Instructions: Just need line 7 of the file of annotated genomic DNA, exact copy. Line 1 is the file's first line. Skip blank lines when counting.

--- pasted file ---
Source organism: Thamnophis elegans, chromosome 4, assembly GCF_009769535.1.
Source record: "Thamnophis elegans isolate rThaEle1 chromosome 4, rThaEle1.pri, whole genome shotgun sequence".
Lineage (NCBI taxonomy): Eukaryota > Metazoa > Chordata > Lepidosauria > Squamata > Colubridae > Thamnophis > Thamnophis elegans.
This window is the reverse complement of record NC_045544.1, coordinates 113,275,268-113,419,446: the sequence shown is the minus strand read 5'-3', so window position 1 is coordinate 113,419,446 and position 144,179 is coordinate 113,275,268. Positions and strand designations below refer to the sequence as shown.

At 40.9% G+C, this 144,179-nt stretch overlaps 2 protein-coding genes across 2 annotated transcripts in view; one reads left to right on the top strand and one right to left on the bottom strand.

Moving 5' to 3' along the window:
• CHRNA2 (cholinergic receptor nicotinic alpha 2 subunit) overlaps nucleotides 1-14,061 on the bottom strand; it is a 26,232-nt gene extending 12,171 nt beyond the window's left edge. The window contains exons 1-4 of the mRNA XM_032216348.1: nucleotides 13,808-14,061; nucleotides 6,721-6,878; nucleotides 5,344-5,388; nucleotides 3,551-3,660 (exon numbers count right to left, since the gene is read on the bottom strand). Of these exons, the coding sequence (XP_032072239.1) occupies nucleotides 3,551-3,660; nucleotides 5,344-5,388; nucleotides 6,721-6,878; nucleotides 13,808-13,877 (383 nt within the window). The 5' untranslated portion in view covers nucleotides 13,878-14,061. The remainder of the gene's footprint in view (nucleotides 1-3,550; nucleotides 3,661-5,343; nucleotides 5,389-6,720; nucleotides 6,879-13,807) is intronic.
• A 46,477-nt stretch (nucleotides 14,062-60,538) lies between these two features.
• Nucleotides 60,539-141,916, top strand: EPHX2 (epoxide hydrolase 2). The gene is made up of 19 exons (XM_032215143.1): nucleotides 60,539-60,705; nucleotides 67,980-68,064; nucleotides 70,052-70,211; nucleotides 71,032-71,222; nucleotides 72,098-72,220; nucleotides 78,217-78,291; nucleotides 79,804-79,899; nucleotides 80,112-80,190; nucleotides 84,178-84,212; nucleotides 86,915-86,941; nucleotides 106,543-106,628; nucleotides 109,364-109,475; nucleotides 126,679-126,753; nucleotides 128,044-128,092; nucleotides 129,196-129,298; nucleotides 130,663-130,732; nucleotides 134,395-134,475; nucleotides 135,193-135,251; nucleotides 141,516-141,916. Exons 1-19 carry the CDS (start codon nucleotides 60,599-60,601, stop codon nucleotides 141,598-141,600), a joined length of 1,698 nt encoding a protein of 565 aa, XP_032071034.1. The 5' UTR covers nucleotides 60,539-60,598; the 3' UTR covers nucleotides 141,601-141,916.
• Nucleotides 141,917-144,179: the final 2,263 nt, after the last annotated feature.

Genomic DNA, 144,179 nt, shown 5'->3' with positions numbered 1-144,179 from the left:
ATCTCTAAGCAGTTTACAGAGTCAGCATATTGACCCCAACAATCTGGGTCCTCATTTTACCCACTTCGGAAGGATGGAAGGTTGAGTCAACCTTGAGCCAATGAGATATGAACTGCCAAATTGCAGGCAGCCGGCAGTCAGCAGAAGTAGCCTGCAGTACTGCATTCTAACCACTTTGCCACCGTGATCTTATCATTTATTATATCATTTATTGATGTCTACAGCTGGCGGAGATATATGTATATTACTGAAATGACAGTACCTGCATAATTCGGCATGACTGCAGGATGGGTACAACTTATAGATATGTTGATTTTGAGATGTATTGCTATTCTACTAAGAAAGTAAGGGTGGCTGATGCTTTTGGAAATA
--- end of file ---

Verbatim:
• CHRNA2 (cholinergic receptor nicotinic alpha 2 subunit) overlaps nucleotides 1-14,061 on the bottom strand; it is a 26,232-nt gene extending 12,171 nt beyond the window's left edge. The window contains exons 1-4 of the mRNA XM_032216348.1: nucleotides 13,808-14,061; nucleotides 6,721-6,878; nucleotides 5,344-5,388; nucleotides 3,551-3,660 (exon numbers count right to left, since the gene is read on the bottom strand). Of these exons, the coding sequence (XP_032072239.1) occupies nucleotides 3,551-3,660; nucleotides 5,344-5,388; nucleotides 6,721-6,878; nucleotides 13,808-13,877 (383 nt within the window). The 5' untranslated portion in view covers nucleotides 13,878-14,061. The remainder of the gene's footprint in view (nucleotides 1-3,550; nucleotides 3,661-5,343; nucleotides 5,389-6,720; nucleotides 6,879-13,807) is intronic.